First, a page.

Last updated: 3-18-01
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Directions and explanations
Lesson 1b

First, if you have been experiencing any difficulty playing the .wav files within this lesson, go   HERE   for a better understanding of the process required to play these files.

Look at the graphic below  and notice that the displayed image is the same first bar as shown in "lesson-1a".

I'll show a new technique in this lesson and introduce you to the symbol and terminology that I'll be using in the remainder of this lesson. The new terminology is "ripple" and the symbol is a slanted line between the notes that are to be effected by the ripple.

Along with the discussion of the ripple, I'm also going to introduce you to a technique used by many players of the Native American style flute. The term is "vibrato", and it is easily recognized by a slight quivering of the sound produced by any particular note.

Click here to hear an example of vibrato. Before proceeding with the ripple, let me explain a little about vibrato. Anyone can learn it with practice. Vibrato is produced by forcing pulses of breath through the instrument. It's very similiar to the panting that females are taught to do during child-birth. It is also very similiar to couphing, except without the closing of the throat that produces the sound of the cough. Try couphing 5 times in a row. Now try it again without creating the restriction within the throat that creates the sound. Try it again, and this time hold your hand on your belly. You should feel it tense and relax with each pulse of forced breath you create. That's all there is to it. It's quite simple when done very slowly and with lots of practice, it becomes just as simple at higher speeds. Practice that whenever you can. No need to have a flute to your mouth to do it. One of the ways to test to see if the air is coming from the correct place and that you're using your lower muscles correctly, is to hold the backside of your hand in front of you mouth as you do it. The air coming out should be warm, not cold. If it is cold it is coming from your lungs which isn't correct. Okay, that's enough of that for now. I'll discuss it at a greater length later in the lessons.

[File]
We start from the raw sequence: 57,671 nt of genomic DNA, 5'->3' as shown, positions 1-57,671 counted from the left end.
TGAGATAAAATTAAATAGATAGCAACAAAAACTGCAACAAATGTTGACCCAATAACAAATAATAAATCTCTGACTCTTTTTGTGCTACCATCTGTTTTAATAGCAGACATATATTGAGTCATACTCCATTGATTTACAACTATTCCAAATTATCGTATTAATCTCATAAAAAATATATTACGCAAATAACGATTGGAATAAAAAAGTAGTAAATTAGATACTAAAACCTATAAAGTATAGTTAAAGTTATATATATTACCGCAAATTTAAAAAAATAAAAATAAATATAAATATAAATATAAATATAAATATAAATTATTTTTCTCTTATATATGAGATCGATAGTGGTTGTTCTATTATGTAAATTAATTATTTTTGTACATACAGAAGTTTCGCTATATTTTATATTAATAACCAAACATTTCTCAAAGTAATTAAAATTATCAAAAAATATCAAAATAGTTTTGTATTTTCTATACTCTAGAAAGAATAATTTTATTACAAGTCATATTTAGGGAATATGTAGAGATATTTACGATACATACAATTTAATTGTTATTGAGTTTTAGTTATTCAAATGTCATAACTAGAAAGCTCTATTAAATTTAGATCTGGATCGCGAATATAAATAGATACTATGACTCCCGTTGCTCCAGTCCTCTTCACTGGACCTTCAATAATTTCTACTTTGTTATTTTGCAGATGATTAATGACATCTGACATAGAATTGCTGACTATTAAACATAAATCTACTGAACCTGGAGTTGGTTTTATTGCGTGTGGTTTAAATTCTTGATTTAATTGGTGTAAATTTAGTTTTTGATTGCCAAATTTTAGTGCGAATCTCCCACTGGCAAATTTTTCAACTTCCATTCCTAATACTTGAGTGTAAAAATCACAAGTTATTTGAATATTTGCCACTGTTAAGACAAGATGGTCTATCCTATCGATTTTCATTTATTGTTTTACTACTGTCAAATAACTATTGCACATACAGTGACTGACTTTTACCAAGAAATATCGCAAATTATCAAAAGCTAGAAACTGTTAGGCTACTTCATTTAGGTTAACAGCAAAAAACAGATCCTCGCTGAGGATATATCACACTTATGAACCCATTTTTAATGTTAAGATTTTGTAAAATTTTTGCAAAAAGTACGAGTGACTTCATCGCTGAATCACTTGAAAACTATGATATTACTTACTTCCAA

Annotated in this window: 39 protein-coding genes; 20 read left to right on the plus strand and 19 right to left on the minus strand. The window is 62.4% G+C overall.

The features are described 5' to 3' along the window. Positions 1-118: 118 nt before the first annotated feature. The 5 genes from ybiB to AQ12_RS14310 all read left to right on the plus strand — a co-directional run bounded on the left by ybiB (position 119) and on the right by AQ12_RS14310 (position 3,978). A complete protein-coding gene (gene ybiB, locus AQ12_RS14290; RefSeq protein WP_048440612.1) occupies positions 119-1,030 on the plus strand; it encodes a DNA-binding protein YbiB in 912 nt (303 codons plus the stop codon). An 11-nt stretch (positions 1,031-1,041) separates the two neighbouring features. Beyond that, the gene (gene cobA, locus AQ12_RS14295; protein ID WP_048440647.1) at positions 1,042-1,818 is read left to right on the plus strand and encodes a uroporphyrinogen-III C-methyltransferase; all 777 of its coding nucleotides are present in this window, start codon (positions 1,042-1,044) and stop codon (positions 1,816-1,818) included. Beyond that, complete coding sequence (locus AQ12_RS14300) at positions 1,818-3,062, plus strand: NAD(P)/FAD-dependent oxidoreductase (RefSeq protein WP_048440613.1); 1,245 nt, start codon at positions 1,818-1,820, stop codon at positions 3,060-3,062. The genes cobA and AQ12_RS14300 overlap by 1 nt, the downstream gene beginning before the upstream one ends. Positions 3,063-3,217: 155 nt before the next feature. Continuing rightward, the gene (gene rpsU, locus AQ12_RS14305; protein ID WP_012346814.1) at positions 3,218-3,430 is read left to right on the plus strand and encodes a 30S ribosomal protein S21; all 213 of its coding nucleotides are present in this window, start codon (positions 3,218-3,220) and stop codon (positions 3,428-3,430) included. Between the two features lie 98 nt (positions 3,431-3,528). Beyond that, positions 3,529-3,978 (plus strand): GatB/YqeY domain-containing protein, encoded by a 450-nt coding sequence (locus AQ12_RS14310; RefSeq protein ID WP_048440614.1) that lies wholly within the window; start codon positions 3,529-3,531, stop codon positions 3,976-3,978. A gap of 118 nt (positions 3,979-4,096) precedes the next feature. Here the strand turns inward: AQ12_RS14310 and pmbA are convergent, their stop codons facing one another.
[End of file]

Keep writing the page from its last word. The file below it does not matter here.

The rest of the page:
The ripple is used by practically all players of the NAF. It's probably the single most recognizable feature that sets this instrument and method of playing it apart from any other.

The fingering for the ripple can be a little difficult for the beginner, but is quickly learned. I'll discuss the ripple shown in the graphic below. Start by covering all of the holes on your flute. Blow into the flute with all of the holes covered and hold it for one beat. That note is known as "E" if your flute is in the key of "E". The next step is a little tricky. The ripple requires that you quickly remove each finger sequentially, starting from the bottom and all the way up to and including the finger covering the 2nd hole from the top. As soon as the second finger from the top is lifted, place it back down just as quickly. When the 2nd finger comes down to cover the hole, keep it there for one beat (keep blowing) and then continue onto the next note and play it and the note that follows just as you learned it in the first lesson.

In the example sound file, I've added vibrato to the last note slightly which you too can do as you progress in the lessons. I've also shortened the length of the beat (the duration) of the second note to help compensate for length of ripple. I'll explain more about this later.

Okay, that's a lot to learn so practice it as often as you can. In the next portion of this lesson, I'll show you how to add even more to the first bar to give it yet a little more character. It's really quite amazing what can be done with a very short melody concisting of just 3 notes. Imagine how the entire piece will sound by the time we are finished. It shouldn't be long until you too are able to take a very simple melody that you've heard, or that has been nested in your heart, and reproduce it with your instrument in a way you never thought possible.


First measure of Largo (from Symphony No. 9) arrangement
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Hear it - with ripple
File size: 0.25 meg

Hear it - no ripple
File size: 0.25 meg

Playing a .wav file

Please note that whenever you click on the link to play a .wav file within this lesson, that it will take a while for the file to be transferred to your computer. If using certain browsers, a separate little window will open that will just sit there for a while looking like nothing is happening. However the data is actually being transferred to your computer in the background and will eventually start to play. Patience is required, especially for the larger files which could take 5 minutes or longer to transfer. The smaller ones usually do so in a couple of minutes depending on the speed of your modem. Other browsers will ask you if you want to save the file to your computer. If you answer yes, it will be transferred, and then you can click on the file and it will play in your computer's media player.

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